"Doctors were about as scarce as hen teeth in those days, especially during the Civil War years. When a new baby was to be born, the family would make arrangement with a neighborhood woman who was known as a midwife, to help deliver the baby.
"The Civil War was brewing hot about that time, the famers usually had to do their business by barter or if cash, gold or silver and paper money was used. Very few checks were used in those days.
"After Grandfather Wilhelm Oschmann's death, March 27, 1889, the estate had to be settled (he died without leaving a will). Uncle Jake bought the farm, Wilhelmina (Minnie), my Mother got two lots in Evansville for her share, Uncle Jake built a small house for Grandma to live in, and of course she helped take care of Uncle Jake and Aunt Johanna's children when they were small. Uncle Jake took good care of his Mother until she died April 1, 1909.
"I was fortunate to have a visit with her in 1907, J.F. Riepe. I can remember my Brother Willie and I sittin in the doorway and Grandma giving us cookies.
"Uncle Jacob Oschmann married Johanna Horstman, to them were born five children, one died at birth, Philip died when two years old, Charles died in 1936, a few days before his 45th birthday, Orena and Alfred are two of my favorite cousins, also Andrew Bosecker, son of Aunt Louise and William Bosecker, they had 4 boys and 3 girls, and were quite wealthy, we have corresponded through the years.
"Cousin Alfred Oschmann bought the farm when his folks died, and sold it soon thereafter, there was a nice large home, two large tobacco barns and a blacksmith shop that were built out of hand-hewn oak logs, nearly all gone now. 1961. Jacob F. Riepe]
"Wilhelmina Oschmann and Henry Riepe were married in Posy County Indiana about 1884, they built a home on one of the two lots Mother inherited in Evansville, to them were born two sons, Jacob Fredrick, Born June 7, 1886 and William Henry, Born May 2, 1888 and died October 25, 1910. He is buried in the Old Stone Cemetery west of Sperry, Iowa. Willie died at home.
"My Dad Henry Riepe was born near the present site of the St. John Evangelical and Reformed Church about 6 miles northwest of Burlington, Iowa. He was born Sept. 5, 1858 and died Feb. 11, 1944. He is buried in the family plot west of Sperry, Iowa. After Mother died, Dad sold out, then we stayed with Grandma Oschmann and Aunt Louise Bosecker for about two years, then Dad brought us to stay with Grandpa and Grandma Riepe about 8 and 1/2 miles northwest of Burlington, Iowa, on Flint Creek.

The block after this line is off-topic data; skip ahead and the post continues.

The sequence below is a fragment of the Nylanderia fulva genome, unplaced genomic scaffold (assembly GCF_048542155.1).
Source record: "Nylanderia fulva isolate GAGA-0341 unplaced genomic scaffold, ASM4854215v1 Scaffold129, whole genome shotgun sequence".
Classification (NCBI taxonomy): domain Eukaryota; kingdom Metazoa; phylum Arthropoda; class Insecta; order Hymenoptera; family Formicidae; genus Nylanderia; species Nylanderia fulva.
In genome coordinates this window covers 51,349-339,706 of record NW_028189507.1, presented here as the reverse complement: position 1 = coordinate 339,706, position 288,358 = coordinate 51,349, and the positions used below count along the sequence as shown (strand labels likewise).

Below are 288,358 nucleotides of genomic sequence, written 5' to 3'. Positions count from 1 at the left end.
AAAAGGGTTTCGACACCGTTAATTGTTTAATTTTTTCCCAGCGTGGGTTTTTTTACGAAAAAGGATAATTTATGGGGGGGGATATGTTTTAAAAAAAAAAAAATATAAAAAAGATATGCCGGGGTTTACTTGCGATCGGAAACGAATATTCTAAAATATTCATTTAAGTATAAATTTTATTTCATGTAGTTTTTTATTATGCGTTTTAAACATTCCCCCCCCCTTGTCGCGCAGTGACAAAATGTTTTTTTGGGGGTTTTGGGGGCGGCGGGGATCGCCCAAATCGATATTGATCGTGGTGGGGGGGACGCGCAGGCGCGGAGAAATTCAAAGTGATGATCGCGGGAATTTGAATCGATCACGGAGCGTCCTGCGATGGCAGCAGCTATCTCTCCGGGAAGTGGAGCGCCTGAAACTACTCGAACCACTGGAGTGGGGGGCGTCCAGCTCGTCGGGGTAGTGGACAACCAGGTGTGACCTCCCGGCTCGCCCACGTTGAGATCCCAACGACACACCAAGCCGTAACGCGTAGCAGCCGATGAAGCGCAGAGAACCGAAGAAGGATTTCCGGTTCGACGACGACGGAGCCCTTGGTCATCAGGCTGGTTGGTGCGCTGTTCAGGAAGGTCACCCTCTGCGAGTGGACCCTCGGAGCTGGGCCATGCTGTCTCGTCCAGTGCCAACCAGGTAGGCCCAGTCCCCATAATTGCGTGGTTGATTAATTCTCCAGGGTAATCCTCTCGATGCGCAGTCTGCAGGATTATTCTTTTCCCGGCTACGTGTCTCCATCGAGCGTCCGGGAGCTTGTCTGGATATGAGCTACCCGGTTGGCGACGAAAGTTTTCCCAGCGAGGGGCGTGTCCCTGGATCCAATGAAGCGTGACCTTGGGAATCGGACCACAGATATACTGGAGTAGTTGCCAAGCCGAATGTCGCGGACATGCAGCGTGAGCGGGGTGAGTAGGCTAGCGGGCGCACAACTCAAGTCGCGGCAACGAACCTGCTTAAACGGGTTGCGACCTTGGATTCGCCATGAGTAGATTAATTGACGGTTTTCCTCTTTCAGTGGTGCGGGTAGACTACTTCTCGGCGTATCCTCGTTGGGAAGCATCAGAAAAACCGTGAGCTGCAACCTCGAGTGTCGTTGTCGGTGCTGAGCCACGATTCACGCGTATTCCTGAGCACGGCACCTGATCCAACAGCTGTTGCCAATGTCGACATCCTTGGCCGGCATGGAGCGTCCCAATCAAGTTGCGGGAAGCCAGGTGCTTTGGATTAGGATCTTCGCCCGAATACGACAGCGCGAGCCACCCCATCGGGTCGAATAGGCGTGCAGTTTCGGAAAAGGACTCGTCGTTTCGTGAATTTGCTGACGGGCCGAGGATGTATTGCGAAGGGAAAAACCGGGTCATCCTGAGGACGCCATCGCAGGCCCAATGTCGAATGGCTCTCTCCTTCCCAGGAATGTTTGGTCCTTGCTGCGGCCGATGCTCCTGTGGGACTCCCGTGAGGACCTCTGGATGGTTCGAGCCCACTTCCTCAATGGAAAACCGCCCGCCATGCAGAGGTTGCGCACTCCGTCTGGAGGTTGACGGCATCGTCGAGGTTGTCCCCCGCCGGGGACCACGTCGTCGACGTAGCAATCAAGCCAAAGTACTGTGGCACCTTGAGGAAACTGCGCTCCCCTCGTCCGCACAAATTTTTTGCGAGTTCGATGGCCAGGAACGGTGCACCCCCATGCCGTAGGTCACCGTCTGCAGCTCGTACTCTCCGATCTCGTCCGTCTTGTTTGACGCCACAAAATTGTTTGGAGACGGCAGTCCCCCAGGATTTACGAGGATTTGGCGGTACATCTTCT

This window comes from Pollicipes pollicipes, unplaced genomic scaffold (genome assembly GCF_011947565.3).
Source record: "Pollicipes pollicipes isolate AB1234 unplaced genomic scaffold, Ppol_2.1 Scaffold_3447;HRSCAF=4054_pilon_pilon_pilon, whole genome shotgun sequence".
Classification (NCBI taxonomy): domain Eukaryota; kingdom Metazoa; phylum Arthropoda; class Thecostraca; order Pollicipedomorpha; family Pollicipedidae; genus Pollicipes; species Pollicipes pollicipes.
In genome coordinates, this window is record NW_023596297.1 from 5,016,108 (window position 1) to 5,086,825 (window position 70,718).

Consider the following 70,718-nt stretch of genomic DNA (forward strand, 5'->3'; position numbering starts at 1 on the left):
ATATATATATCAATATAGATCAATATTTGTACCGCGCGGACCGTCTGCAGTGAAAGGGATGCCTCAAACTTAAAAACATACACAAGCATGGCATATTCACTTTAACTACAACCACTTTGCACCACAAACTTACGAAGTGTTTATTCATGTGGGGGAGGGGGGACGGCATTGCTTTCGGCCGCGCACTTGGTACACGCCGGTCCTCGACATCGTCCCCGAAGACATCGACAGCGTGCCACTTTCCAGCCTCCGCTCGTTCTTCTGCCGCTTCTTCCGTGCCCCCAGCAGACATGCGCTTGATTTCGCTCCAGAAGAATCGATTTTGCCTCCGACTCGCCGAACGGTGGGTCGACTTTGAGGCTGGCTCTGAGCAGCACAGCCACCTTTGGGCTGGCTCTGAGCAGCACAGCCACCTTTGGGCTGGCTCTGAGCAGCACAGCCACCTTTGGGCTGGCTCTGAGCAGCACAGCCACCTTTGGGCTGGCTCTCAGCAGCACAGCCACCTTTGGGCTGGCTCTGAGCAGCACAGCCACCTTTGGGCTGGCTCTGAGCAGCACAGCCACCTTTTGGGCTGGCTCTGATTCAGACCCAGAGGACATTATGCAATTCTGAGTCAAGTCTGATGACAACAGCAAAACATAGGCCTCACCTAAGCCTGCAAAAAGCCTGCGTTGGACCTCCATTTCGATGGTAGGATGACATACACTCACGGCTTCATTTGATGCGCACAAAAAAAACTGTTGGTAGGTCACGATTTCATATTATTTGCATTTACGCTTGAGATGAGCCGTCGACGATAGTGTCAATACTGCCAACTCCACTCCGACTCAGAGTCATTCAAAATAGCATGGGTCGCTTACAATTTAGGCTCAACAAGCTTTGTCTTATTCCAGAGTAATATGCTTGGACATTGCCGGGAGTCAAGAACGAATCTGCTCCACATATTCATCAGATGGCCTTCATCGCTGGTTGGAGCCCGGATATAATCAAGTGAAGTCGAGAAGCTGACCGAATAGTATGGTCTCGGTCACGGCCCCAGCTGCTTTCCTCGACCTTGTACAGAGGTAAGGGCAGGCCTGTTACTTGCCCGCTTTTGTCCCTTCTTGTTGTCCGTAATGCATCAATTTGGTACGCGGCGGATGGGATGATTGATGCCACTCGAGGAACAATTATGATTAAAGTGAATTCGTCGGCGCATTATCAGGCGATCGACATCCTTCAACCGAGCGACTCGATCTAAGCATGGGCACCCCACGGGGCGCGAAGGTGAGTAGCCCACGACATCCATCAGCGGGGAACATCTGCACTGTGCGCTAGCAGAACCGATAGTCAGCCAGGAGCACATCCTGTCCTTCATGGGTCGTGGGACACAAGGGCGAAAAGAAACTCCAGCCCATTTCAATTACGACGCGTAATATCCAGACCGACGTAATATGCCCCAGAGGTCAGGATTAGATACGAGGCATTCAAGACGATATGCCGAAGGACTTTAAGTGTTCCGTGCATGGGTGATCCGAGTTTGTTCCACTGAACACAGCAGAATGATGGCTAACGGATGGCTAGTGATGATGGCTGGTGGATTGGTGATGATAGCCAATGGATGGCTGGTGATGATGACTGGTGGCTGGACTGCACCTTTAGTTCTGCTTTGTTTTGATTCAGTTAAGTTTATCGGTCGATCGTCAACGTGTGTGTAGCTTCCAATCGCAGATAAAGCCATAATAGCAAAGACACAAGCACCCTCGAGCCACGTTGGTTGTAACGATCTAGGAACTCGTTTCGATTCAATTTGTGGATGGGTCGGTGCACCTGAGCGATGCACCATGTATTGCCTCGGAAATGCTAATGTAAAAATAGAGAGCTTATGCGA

"When I was about ten years old in 1896, Dad bought 100 acre farm at $50.00 an acre, about 3 miles northwest of Sperry, Iowa. Dad married Emma Korf, Feb. 12, 1896, and to them were born 3 children, Blanche, Born Aug. 29, 1898, and died Oct. 5, 1964, Clarence, Silas and Iva, Born Oct. 26, 1904, and died Jan. 23, 1958.
"Dad took Willie and I home, so that ended our living with our Grandparents. The inscription on my Mother's gravestone is in German, Cousin Alfred Oschmann translated it for us, Here rests, in peace (God) Wilhelmina, wife of Herman Riepe. Born May 16, 1864, died July 20, 1889, resting is now your destiny until the day of resurrection we shall me gain. Jessie and I saw the marker (stone) in 1961, is keeping in good shape.
"Those early German settlers were a very energetic and fairly religious people with an eye to beauty, I think they bought an acreage of 40 or 80 acres to build their Church of Zion Evangelical and Reformed Church. The Pastor got free use of the land, but had to have some horses, cows and farm machinery to supplement his salary as Pastor.
"Dad learned the carpenter trade when quite young, and it seems to me, that his older sister, Anna, was married to the pastor of the Church. She, Anna, coaxed Dad to come over there and while there, her husband took sick and died, so she had to sell out, and then she came back to Iowa.
"I imagine that was how Dad met my Mother. Grandma told me that my Mother had a nice voice, and that she sang in the choir of this Church. I sure did not inherit any of it.
"He drew a picture of the church. He says, "this is one of the most beautiful church sites I have ever seen."
"Jacob Frederick Riepe, born June 7, 1886. Jessie June Marin was born June 9, 1888, on her farm about 1 and 3/4 miles northwest of Olds, Iowa. We were married on November 15, 1911 in Jessie's Father and step mother's home in Olds, Iowa. From there we moved to a 404 acre farm 8 and 1/2 miles southeast of Chillicothe, Missouri, Livingston County.
"To us were born 5 children, Delbert Martin, Born Sept. 11, 1912 at home on the farm, Esther Lucile, born April 3, 1914, Dr. D.D. Yates at home on the farm, Wayne Andrew, born Dec. 24, 1916, Dr. D.D. Yates, at home on the farm, Faye Louise, born August 22, 1922, Dr. Grace, in Chillicothe Hospital. Frances Evelyn, Born Jan. 8, 1924, Dr. Jones, at home on the farm, 2 miles west of Marceline, Linn County, Missouri.